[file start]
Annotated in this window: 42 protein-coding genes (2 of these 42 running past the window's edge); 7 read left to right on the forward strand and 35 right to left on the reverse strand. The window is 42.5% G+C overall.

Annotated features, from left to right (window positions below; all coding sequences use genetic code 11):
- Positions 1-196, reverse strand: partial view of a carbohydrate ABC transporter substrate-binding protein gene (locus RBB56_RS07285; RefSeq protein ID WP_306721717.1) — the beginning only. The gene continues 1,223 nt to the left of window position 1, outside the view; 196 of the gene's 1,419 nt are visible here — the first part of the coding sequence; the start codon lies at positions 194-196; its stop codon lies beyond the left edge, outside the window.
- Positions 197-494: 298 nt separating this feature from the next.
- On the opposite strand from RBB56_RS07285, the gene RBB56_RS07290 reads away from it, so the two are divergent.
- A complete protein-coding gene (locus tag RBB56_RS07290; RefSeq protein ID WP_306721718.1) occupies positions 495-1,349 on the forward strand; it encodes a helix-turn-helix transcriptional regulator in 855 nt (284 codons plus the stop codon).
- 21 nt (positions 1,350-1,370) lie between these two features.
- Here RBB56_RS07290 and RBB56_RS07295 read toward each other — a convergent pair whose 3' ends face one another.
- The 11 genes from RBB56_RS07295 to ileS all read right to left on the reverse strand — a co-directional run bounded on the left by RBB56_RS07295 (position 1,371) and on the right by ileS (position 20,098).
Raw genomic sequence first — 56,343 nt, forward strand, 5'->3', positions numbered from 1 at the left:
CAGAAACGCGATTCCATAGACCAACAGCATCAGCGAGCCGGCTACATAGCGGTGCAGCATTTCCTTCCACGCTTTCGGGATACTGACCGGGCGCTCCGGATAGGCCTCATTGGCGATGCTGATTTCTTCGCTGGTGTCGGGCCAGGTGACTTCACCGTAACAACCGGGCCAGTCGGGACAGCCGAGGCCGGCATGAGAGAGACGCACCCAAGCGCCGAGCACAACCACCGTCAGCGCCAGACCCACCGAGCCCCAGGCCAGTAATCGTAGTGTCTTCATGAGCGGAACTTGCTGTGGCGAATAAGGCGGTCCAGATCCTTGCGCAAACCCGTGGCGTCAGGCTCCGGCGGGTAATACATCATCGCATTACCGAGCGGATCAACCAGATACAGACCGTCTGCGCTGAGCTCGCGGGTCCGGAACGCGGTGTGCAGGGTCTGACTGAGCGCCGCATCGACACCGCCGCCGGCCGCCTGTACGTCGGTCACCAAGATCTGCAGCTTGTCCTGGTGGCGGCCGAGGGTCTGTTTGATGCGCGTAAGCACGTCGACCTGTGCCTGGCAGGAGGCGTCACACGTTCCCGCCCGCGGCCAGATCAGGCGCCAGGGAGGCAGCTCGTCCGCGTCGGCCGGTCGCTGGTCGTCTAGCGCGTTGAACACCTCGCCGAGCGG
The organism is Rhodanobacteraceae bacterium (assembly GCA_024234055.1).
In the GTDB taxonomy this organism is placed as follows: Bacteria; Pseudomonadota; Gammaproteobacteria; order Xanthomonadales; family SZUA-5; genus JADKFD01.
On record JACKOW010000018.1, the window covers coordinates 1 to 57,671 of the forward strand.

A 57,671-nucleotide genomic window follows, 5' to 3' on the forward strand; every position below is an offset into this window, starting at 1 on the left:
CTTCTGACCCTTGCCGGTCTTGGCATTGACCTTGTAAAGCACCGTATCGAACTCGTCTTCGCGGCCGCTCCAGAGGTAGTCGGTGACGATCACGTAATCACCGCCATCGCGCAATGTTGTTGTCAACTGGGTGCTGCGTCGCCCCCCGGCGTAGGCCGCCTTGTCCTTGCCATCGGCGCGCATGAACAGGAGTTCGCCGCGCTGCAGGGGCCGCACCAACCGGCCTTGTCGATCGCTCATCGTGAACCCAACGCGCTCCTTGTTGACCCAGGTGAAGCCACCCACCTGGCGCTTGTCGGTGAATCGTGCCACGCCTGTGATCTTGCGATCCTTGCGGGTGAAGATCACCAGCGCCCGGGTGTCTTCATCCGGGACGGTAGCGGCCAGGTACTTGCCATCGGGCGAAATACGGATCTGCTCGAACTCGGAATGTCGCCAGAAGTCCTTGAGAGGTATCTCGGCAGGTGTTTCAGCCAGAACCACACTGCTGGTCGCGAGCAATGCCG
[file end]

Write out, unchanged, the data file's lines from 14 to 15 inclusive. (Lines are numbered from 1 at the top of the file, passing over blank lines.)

On record JACKOW010000018.1, the window covers coordinates 1 to 57,671 of the forward strand.

A 57,671-nucleotide genomic window follows, 5' to 3' on the forward strand; every position below is an offset into this window, starting at 1 on the left: